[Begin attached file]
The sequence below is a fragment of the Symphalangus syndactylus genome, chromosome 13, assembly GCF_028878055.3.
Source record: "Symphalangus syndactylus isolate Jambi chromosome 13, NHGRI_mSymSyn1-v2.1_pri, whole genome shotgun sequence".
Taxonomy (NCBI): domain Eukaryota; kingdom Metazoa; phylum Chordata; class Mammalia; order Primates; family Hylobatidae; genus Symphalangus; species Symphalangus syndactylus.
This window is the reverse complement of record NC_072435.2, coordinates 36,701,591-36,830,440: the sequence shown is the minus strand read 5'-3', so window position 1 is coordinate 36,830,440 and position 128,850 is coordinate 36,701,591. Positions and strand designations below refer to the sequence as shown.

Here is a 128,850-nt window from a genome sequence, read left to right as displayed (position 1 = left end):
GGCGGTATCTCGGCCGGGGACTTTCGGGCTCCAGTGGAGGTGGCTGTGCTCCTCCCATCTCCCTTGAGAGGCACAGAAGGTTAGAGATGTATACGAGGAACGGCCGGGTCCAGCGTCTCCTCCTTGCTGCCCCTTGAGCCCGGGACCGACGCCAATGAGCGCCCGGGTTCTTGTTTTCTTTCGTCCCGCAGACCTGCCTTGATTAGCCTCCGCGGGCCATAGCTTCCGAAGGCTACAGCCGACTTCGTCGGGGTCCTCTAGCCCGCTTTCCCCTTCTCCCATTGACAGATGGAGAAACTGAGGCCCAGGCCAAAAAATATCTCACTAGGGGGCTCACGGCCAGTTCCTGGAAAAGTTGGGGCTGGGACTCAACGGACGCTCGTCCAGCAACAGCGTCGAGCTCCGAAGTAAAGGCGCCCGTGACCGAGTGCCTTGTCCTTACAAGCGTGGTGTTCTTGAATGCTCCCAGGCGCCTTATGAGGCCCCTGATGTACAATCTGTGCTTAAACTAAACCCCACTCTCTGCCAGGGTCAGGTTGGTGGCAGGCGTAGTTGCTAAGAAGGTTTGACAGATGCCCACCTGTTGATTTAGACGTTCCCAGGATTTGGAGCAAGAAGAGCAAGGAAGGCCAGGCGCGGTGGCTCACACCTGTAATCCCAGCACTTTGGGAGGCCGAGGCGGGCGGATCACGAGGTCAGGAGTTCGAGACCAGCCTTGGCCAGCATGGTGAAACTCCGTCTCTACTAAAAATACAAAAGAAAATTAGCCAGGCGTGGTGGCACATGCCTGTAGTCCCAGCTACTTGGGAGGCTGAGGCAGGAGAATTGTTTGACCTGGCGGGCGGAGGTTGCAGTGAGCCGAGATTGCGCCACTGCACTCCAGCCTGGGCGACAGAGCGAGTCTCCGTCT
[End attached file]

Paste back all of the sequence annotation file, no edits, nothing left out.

The sequence below is a fragment of the Symphalangus syndactylus genome, chromosome 13, assembly GCF_028878055.3.
Source record: "Symphalangus syndactylus isolate Jambi chromosome 13, NHGRI_mSymSyn1-v2.1_pri, whole genome shotgun sequence".
Taxonomy (NCBI): domain Eukaryota; kingdom Metazoa; phylum Chordata; class Mammalia; order Primates; family Hylobatidae; genus Symphalangus; species Symphalangus syndactylus.
This window is the reverse complement of record NC_072435.2, coordinates 36,701,591-36,830,440: the sequence shown is the minus strand read 5'-3', so window position 1 is coordinate 36,830,440 and position 128,850 is coordinate 36,701,591. Positions and strand designations below refer to the sequence as shown.

Here is a 128,850-nt window from a genome sequence, read left to right as displayed (position 1 = left end):
GGCGGTATCTCGGCCGGGGACTTTCGGGCTCCAGTGGAGGTGGCTGTGCTCCTCCCATCTCCCTTGAGAGGCACAGAAGGTTAGAGATGTATACGAGGAACGGCCGGGTCCAGCGTCTCCTCCTTGCTGCCCCTTGAGCCCGGGACCGACGCCAATGAGCGCCCGGGTTCTTGTTTTCTTTCGTCCCGCAGACCTGCCTTGATTAGCCTCCGCGGGCCATAGCTTCCGAAGGCTACAGCCGACTTCGTCGGGGTCCTCTAGCCCGCTTTCCCCTTCTCCCATTGACAGATGGAGAAACTGAGGCCCAGGCCAAAAAATATCTCACTAGGGGGCTCACGGCCAGTTCCTGGAAAAGTTGGGGCTGGGACTCAACGGACGCTCGTCCAGCAACAGCGTCGAGCTCCGAAGTAAAGGCGCCCGTGACCGAGTGCCTTGTCCTTACAAGCGTGGTGTTCTTGAATGCTCCCAGGCGCCTTATGAGGCCCCTGATGTACAATCTGTGCTTAAACTAAACCCCACTCTCTGCCAGGGTCAGGTTGGTGGCAGGCGTAGTTGCTAAGAAGGTTTGACAGATGCCCACCTGTTGATTTAGACGTTCCCAGGATTTGGAGCAAGAAGAGCAAGGAAGGCCAGGCGCGGTGGCTCACACCTGTAATCCCAGCACTTTGGGAGGCCGAGGCGGGCGGATCACGAGGTCAGGAGTTCGAGACCAGCCTTGGCCAGCATGGTGAAACTCCGTCTCTACTAAAAATACAAAAGAAAATTAGCCAGGCGTGGTGGCACATGCCTGTAGTCCCAGCTACTTGGGAGGCTGAGGCAGGAGAATTGTTTGACCTGGCGGGCGGAGGTTGCAGTGAGCCGAGATTGCGCCACTGCACTCCAGCCTGGGCGACAGAGCGAGTCTCCGTCT